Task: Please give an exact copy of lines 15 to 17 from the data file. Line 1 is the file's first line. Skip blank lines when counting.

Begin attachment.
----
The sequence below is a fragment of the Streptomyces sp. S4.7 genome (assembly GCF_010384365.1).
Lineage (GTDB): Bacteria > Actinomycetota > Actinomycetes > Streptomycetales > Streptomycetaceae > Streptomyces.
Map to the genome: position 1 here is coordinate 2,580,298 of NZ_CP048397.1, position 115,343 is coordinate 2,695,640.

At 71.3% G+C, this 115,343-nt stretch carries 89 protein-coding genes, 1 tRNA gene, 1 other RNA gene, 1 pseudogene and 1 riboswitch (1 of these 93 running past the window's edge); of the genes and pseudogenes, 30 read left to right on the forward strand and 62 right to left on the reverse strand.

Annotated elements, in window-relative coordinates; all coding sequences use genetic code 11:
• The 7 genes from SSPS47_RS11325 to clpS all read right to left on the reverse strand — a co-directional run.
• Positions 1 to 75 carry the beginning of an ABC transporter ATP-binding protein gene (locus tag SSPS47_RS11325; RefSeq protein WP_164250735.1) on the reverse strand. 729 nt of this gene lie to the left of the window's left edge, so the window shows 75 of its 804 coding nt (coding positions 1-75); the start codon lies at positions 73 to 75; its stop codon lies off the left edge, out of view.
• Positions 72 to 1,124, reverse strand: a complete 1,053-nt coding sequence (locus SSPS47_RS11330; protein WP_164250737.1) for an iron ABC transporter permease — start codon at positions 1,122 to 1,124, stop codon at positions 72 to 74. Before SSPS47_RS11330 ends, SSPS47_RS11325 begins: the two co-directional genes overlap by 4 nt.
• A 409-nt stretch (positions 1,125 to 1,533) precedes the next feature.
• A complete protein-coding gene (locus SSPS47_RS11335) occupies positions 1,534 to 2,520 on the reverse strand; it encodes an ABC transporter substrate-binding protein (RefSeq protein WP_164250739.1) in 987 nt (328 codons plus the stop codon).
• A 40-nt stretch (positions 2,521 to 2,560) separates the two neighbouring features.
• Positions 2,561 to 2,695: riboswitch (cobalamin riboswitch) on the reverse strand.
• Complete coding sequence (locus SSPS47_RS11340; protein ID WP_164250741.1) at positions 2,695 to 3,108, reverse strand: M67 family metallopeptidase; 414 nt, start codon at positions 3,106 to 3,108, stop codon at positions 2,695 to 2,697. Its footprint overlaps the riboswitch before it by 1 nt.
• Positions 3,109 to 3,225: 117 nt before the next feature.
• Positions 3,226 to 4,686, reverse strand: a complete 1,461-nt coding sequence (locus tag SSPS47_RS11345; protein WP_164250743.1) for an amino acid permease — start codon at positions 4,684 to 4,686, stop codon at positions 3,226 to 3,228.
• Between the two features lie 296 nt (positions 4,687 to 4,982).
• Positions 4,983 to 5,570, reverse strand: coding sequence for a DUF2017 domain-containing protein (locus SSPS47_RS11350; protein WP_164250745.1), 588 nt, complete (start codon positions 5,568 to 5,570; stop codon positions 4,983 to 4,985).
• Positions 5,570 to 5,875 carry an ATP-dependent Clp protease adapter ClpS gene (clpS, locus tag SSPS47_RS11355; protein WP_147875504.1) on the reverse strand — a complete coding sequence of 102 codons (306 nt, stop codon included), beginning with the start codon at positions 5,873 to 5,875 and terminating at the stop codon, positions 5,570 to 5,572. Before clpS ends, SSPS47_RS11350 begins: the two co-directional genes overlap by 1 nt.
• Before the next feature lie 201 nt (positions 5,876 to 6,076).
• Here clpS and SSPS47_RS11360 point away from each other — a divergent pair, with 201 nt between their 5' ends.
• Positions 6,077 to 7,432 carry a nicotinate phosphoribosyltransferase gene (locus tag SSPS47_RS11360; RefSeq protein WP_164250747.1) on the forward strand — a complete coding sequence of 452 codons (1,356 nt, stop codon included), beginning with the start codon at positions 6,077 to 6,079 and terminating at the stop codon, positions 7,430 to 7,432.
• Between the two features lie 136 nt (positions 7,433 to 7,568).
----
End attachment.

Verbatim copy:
• Positions 3,226 to 4,686, reverse strand: a complete 1,461-nt coding sequence (locus tag SSPS47_RS11345; protein WP_164250743.1) for an amino acid permease — start codon at positions 4,684 to 4,686, stop codon at positions 3,226 to 3,228.
• Between the two features lie 296 nt (positions 4,687 to 4,982).
• Positions 4,983 to 5,570, reverse strand: coding sequence for a DUF2017 domain-containing protein (locus SSPS47_RS11350; protein WP_164250745.1), 588 nt, complete (start codon positions 5,568 to 5,570; stop codon positions 4,983 to 4,985).